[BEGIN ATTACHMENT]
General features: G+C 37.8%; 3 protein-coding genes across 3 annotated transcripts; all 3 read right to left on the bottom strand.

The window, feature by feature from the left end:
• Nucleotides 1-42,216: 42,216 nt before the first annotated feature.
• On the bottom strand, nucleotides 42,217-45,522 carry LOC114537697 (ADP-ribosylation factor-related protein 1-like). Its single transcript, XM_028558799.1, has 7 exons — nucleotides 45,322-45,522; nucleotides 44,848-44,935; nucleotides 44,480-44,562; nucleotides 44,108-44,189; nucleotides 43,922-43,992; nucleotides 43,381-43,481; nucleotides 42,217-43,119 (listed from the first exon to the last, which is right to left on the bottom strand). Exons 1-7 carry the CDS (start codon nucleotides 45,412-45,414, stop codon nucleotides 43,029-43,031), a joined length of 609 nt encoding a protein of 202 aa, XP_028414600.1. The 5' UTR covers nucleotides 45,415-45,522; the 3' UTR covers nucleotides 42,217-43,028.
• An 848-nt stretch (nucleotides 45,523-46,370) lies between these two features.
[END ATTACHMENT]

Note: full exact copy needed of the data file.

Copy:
General features: G+C 37.8%; 3 protein-coding genes across 3 annotated transcripts; all 3 read right to left on the bottom strand.

The window, feature by feature from the left end:
• Nucleotides 1-42,216: 42,216 nt before the first annotated feature.
• On the bottom strand, nucleotides 42,217-45,522 carry LOC114537697 (ADP-ribosylation factor-related protein 1-like). Its single transcript, XM_028558799.1, has 7 exons — nucleotides 45,322-45,522; nucleotides 44,848-44,935; nucleotides 44,480-44,562; nucleotides 44,108-44,189; nucleotides 43,922-43,992; nucleotides 43,381-43,481; nucleotides 42,217-43,119 (listed from the first exon to the last, which is right to left on the bottom strand). Exons 1-7 carry the CDS (start codon nucleotides 45,412-45,414, stop codon nucleotides 43,029-43,031), a joined length of 609 nt encoding a protein of 202 aa, XP_028414600.1. The 5' UTR covers nucleotides 45,415-45,522; the 3' UTR covers nucleotides 42,217-43,028.
• An 848-nt stretch (nucleotides 45,523-46,370) lies between these two features.